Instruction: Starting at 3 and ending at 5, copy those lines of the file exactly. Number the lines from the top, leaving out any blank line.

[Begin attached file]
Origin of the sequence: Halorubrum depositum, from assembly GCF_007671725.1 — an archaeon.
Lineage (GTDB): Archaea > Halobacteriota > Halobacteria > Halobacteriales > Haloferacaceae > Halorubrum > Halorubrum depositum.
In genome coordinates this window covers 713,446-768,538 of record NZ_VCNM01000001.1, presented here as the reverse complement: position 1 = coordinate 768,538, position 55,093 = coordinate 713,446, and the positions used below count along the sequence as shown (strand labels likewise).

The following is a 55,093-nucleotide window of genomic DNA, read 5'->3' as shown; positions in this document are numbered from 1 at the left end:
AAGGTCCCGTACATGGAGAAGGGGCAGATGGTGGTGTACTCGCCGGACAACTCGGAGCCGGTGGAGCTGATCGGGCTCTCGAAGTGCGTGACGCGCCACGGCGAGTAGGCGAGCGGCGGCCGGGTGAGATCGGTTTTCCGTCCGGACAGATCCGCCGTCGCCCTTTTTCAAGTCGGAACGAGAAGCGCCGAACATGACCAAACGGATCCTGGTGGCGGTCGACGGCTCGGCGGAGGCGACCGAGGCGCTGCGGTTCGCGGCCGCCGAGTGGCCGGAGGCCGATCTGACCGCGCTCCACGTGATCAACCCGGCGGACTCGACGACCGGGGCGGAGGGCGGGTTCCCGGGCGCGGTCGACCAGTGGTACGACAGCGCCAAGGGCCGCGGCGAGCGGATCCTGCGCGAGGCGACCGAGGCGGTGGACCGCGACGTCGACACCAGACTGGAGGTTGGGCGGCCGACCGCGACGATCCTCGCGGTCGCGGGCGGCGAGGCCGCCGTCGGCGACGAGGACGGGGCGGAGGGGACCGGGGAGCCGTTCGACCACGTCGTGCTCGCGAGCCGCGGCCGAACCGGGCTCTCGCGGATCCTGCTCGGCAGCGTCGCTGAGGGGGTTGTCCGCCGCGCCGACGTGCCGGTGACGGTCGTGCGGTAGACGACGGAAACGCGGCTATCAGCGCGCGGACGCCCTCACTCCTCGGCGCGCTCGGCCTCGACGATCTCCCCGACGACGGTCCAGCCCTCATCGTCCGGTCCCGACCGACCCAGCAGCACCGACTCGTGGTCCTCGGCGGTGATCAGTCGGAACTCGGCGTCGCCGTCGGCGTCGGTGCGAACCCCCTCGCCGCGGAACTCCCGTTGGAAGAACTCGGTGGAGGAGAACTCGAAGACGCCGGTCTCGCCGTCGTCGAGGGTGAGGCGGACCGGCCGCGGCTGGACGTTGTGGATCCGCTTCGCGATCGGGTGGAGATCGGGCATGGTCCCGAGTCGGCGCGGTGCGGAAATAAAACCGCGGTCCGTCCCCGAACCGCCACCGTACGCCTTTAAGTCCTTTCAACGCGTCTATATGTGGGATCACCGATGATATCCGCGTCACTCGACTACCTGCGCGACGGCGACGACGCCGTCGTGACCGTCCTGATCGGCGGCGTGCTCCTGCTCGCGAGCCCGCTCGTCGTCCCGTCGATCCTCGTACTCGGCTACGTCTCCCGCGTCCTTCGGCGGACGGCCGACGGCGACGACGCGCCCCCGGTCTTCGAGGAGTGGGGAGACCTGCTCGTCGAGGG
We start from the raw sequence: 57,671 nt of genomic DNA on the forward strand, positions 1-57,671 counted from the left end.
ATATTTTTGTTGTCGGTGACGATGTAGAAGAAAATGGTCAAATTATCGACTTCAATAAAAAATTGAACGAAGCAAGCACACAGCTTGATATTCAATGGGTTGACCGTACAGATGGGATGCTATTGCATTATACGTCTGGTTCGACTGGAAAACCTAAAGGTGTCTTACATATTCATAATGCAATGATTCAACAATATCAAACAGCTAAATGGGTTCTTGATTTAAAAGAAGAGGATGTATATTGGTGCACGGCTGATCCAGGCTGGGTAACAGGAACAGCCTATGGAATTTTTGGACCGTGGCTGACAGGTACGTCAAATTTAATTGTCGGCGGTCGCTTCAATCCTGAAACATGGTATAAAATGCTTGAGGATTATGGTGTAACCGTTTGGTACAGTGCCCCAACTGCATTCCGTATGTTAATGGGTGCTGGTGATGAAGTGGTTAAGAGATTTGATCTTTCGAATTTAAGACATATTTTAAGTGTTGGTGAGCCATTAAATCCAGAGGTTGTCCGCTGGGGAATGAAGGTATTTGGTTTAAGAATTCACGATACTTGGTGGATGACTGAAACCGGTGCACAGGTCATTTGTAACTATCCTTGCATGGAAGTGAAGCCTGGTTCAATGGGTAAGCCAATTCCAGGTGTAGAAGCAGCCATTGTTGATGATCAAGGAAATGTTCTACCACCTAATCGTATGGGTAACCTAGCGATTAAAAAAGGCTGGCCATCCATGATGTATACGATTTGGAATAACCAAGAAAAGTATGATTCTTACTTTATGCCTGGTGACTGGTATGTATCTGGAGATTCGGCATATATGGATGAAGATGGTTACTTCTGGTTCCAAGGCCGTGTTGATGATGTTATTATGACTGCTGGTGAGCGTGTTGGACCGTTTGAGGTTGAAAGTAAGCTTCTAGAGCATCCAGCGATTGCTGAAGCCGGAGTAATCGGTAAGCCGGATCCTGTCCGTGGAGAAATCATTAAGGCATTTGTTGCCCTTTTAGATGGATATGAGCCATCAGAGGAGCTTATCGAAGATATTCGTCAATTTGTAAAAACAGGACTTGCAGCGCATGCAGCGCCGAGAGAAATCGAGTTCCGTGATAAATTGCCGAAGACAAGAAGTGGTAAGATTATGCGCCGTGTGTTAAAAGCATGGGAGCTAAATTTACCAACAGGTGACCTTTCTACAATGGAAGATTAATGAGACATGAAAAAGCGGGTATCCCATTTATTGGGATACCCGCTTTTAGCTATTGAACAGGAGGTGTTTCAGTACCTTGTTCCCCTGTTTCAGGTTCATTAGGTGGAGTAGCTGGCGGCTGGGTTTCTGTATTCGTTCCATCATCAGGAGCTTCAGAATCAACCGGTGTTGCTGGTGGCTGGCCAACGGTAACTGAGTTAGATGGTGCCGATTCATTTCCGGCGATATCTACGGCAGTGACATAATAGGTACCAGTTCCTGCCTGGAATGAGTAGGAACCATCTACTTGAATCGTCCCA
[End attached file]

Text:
In genome coordinates this window covers 713,446-768,538 of record NZ_VCNM01000001.1, presented here as the reverse complement: position 1 = coordinate 768,538, position 55,093 = coordinate 713,446, and the positions used below count along the sequence as shown (strand labels likewise).

The following is a 55,093-nucleotide window of genomic DNA, read 5'->3' as shown; positions in this document are numbered from 1 at the left end:
AAGGTCCCGTACATGGAGAAGGGGCAGATGGTGGTGTACTCGCCGGACAACTCGGAGCCGGTGGAGCTGATCGGGCTCTCGAAGTGCGTGACGCGCCACGGCGAGTAGGCGAGCGGCGGCCGGGTGAGATCGGTTTTCCGTCCGGACAGATCCGCCGTCGCCCTTTTTCAAGTCGGAACGAGAAGCGCCGAACATGACCAAACGGATCCTGGTGGCGGTCGACGGCTCGGCGGAGGCGACCGAGGCGCTGCGGTTCGCGGCCGCCGAGTGGCCGGAGGCCGATCTGACCGCGCTCCACGTGATCAACCCGGCGGACTCGACGACCGGGGCGGAGGGCGGGTTCCCGGGCGCGGTCGACCAGTGGTACGACAGCGCCAAGGGCCGCGGCGAGCGGATCCTGCGCGAGGCGACCGAGGCGGTGGACCGCGACGTCGACACCAGACTGGAGGTTGGGCGGCCGACCGCGACGATCCTCGCGGTCGCGGGCGGCGAGGCCGCCGTCGGCGACGAGGACGGGGCGGAGGGGACCGGGGAGCCGTTCGACCACGTCGTGCTCGCGAGCCGCGGCCGAACCGGGCTCTCGCGGATCCTGCTCGGCAGCGTCGCTGAGGGGGTTGTCCGCCGCGCCGACGTGCCGGTGACGGTCGTGCGGTAGACGACGGAAACGCGGCTATCAGCGCGCGGACGCCCTCACTCCTCGGCGCGCTCGGCCTCGACGATCTCCCCGACGACGGTCCAGCCCTCATCGTCCGGTCCCGACCGACCCAGCAGCACCGACTCGTGGTCCTCGGCGGTGATCAGTCGGAACTCGGCGTCGCCGTCGGCGTCGGTGCGAACCCCCTCGCCGCGGAACTCCCGTTGGAAGAACTCGGTGGAGGAGAACTCGAAGACGCCGGTCTCGCCGTCGTCGAGGGTGAGGCGGACCGGCCGCGGCTGGACGTTGTGGATCCGCTTCGCGATCGGGTGGAGATCGGGCATGGTCCCGAGTCGGCGCGGTGCGGAAATAAAACCGCGGTCCGTCCCCGAACCGCCACCGTACGCCTTTAAGTCCTTTCAACGCGTCTATATGTGGGATCACCGATGATATCCGCGTCACTCGACTACCTGCGCGACGGCGACGACGCCGTCGTGACCGTCCTGATCGGCGGCGTGCTCCTGCTCGCGAGCCCGCTCGTCGTCCCGTCGATCCTCGTACTCGGCTACGTCTCCCGCGTCCTTCGGCGGACGGCCGACGGCGACGACGCGCCCCCGGTCTTCGAGGAGTGGGGAGACCTGCTCGTCGAGGG